Opinion: Time to polish those interview skills, whichever side you’re on
By Kyle McIntosh
The Department of Labor reported a record 8.1 million job openings in the U.S. at the end of March. While employers are eager to fill openings, it’s critical that managers are thorough in assessing candidates to ensure new hires fit their needs.
Having interviewed hundreds of candidates during my 23 years in corporate roles, I honed my list of questions to those that gave me the best chance to hire qualified candidates. I now use this list to prepare my students at California Lutheran University for interviewing for internships and their first full-time roles. Whether you are a hiring manager, a recruiter or someone seeking a job, I hope you find a gem or two in this list that you can add to your interview repertoire:
• Why are you interested in this role? Admittedly, this one is, or should be, a layup. Ideal candidates should nail this question with a clear answer about how the role fits with what they have done and their future goals. If candidates cannot communicate why they are interested or if they are interested for the wrong reasons (“I am looking for more money” or “I just want a promotion”), they may not be right. Candidates may also provide an answer, such as “I hate my boss,” that could be a red flag.
• What elements of the job description do you see as a good fit? What elements do you see as a stretch? First off, these questions serve as a check regarding whether the candidate has read the job description. Just as some candidates cannot state why they are interested, many spend little to no time with the job description. To me, not having read the job description is a signal that the person lacks genuine interest in the role.
Beyond this — and assuming the candidate is honest — these questions help you assess fit. If you are amenable to hiring someone who can grow into a role, you might accept a higher number of “stretch” areas; conversely, you may need someone who is immediately solid across all areas so any “stretches” could be a deal-breaker.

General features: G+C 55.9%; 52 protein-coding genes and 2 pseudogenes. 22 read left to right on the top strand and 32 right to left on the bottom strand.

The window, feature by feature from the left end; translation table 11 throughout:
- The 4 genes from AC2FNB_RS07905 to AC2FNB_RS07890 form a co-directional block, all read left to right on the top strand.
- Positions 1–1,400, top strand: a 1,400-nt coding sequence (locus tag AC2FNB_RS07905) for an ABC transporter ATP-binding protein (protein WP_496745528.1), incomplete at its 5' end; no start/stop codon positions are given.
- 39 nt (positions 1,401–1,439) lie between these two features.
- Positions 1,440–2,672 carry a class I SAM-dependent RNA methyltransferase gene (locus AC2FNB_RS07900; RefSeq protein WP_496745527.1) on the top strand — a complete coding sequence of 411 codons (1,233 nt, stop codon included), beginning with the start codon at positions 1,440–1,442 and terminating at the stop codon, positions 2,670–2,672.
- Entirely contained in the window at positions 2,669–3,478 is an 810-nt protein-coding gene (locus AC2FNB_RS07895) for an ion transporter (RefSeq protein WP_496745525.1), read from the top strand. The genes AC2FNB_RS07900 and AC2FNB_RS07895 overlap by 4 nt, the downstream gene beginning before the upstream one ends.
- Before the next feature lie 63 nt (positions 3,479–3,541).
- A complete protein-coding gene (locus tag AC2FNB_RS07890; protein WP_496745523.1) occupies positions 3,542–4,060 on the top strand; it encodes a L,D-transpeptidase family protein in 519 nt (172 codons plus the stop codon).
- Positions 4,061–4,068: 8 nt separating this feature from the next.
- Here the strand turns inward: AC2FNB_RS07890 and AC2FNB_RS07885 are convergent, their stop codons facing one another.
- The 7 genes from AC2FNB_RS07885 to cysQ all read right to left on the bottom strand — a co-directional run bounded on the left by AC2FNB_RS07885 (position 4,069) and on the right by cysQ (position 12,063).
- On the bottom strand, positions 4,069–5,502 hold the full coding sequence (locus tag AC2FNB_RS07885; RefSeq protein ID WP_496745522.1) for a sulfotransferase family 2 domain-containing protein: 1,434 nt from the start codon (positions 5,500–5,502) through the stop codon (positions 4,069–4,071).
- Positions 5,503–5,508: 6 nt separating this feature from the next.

• How did you prepare for this interview? This is my favorite. First, it’s difficult for candidates to fake an answer to this question; either they prepared, or they did not. If they have not prepared, it likely means their interest level is low.
Second, the approach the person takes in preparing for the interview is a good predictor of the candidate’s work style. For instance, the applicant may have thoroughly researched and analyzed publicly available information on the company. Or the candidate could have used networking skills to connect with people at the company to learn about the business. Through this answer, you will learn something about the candidate’s work style that you can compare to what you need from your new hire.
A final benefit of this question is that you can follow up by asking what the candidate learned. While I don’t expect a candidate to become an expert in a short period of time, there should be a few insights gained through this process.
• How would others describe you? You will need to adapt this question depending on the role. If you are hiring for a leadership position, you should ask how the candidates’ team members perceive them. For those who will be working as individual contributors, you should ask how their manager would describe them.
Another approach can be to adapt the question to have candidates describe a role they are currently playing on a team and how others on the team would characterize them. Ultimately, I believe that these questions allow you to assess whether candidates’ perceptions of how others see them fits with your company culture and what you need from your future employees.
• Kyle McIntosh is a lecturer in accounting and finance in the California Lutheran University School of Management. He previously served as head of operations finance for Amgen and as the corporate controller for Patagonia.